There is an evolutionary component to crime.
The endless game of cops and robbers has always had a back-and-forth nature, with both sides trading clues as they learn to outsmart the other while avoiding the same fate.
But as technology, including cell phone technology, has advanced, so have the digital and cyber elements of crime and the investigations of those crimes.
“It’s always a foot race,” said Gillette Police Detective Cpl. Dan Strop. “But it’s a foot race between us and the bad guys, and it’s a foot race between us and the tech companies.”
As the crimes have evolved, so have the investigations to solve them.
Technology has always played an important role in this evolutionary process. As mobile phones have become increasingly entrenched in everyday life, their pervasiveness has helped law enforcement solve crimes through previously unattainable evidence.
The information from the phones could guide the investigation towards simple but often difficult to answer questions about who, what, when, where and why. Perhaps a photo proves that a person was or was not in a particular place at a particular time. Or maybe the geolocation of that photo contradicts an alibi.
Perhaps, as in a series of burglaries that occurred at Gillette in 2016, the suspect’s phone could provide Google search history that revealed he searched for “Gillette Police Department Domino’s burglary” shortly after the burglary occurred. crime, but before it was publicly reported.
“We were able to say ‘We don’t know if he was there, but we know his phone was there,’” Stroup said. “Nobody goes anywhere without their phones.”
Or in the 2016 3-year-old homicide case, when cellphone data showed the suspect did Google searches around the time the crime occurred, asking detailed questions about possible specific injuries.
While researchers may know that crucial information resides within the memory chips and cloud-based servers associated with a cell phone, gaining permission to search and having the ability to break in complicates the task.
Stroup began working with the Gillette Police Department’s computer forensics unit when he joined the force around 2008. Since then, the role of cell phones in committing and solving potential crimes has changed dramatically.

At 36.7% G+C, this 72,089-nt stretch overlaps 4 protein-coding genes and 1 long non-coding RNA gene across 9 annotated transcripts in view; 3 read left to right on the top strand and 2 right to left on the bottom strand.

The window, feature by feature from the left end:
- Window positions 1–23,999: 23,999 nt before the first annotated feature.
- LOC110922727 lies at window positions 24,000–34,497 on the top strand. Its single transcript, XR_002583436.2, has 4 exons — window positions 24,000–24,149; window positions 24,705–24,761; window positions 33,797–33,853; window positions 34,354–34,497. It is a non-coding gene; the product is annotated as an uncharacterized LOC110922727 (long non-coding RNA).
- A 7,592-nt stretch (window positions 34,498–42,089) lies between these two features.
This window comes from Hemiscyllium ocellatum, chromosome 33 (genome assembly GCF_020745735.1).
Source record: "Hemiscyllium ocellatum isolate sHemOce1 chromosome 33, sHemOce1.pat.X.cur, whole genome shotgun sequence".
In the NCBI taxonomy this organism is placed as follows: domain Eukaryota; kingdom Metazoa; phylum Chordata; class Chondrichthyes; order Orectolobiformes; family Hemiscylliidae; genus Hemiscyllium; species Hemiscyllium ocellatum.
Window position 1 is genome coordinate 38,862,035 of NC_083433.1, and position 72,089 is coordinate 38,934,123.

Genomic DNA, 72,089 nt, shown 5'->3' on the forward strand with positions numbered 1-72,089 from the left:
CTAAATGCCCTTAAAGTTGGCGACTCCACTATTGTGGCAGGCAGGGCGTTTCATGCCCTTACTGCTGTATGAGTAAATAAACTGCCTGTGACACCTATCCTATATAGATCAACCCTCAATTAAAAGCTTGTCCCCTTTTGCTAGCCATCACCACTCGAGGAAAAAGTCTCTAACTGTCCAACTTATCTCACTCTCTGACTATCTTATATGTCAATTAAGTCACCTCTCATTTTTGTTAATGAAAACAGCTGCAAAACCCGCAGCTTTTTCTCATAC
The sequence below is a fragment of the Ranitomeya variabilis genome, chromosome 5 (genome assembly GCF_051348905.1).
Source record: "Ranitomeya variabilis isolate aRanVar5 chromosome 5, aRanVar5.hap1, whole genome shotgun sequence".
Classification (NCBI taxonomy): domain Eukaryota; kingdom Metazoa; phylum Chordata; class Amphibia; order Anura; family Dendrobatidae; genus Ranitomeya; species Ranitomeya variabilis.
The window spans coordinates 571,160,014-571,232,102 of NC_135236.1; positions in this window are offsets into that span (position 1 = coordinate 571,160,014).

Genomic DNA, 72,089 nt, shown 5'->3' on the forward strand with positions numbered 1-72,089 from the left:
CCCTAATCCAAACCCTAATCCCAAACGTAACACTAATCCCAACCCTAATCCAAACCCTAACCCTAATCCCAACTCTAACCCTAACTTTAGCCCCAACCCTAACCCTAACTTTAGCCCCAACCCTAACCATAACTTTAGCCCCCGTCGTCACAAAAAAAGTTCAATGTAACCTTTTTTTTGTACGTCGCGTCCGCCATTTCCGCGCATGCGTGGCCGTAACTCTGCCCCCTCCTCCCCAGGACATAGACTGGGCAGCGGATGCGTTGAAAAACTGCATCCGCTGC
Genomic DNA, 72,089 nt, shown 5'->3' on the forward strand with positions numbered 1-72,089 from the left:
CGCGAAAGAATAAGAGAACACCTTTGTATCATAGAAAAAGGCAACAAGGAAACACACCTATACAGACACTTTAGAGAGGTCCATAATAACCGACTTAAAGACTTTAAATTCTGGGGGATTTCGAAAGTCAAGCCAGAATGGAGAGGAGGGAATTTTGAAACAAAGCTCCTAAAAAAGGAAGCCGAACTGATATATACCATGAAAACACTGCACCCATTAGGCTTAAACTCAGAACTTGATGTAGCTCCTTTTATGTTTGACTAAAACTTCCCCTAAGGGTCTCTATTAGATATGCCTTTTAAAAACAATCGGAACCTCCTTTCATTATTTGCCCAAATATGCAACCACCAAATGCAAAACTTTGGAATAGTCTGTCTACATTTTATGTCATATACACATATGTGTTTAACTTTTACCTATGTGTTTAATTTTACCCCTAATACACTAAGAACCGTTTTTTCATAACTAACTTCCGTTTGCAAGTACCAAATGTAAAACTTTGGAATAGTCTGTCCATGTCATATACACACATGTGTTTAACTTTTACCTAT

“As time has gone on, it has been simpler and more difficult at the same time,” Stroup said. “When we started doing all this, there were countless different types of cell phones.”
Motorola, Kyocera, Blackberry and many other phone brands come with their own proprietary protections, making accessing each one its own unique puzzle to solve, but also much less complicated than modern phone security.
There are now two much more sophisticated phone systems: Android and iOS.
“While that has gotten simpler, the devices themselves have gotten more complex,” Stroup said.
When he started working in computer forensics, which encompasses mobile phone forensics, the information available on mobile phones was relatively rudimentary.
Phone records might provide call logs, text messages and contact lists that helped with drug investigations and some other crimes, but they fell far short of the wells of information people now carry in their pockets.
It’s just a matter of taking advantage of them.
“In older phones, there was no such thing as a padlock,” Stroup said. “Now, with some of the devices, they are virtually impossible to crack. Getting access to the devices has been a huge challenge.”
For law enforcement, there are multiple obstacles to gaining access to the contents of a suspect’s cell phone.
Getting permission to search phone records is the first hurdle.
Detectives have to build a probable cause nexus, providing reasons why they believe the phone contains evidence related to the alleged crime in question.
“The way (phones) are now, you’re packing a filing cabinet, your gun safe, all your photo albums, you’re packing everything into this phone,” Stroup said. “Intrusion into privacy really needs to be looked at.”
Search warrants are requested in most major cases that come through the Gillette Police Department, Stroup said.
“And we’re very careful about that,” he said. “We don’t want to lose any evidence, because there is very good evidence on some of those phones.”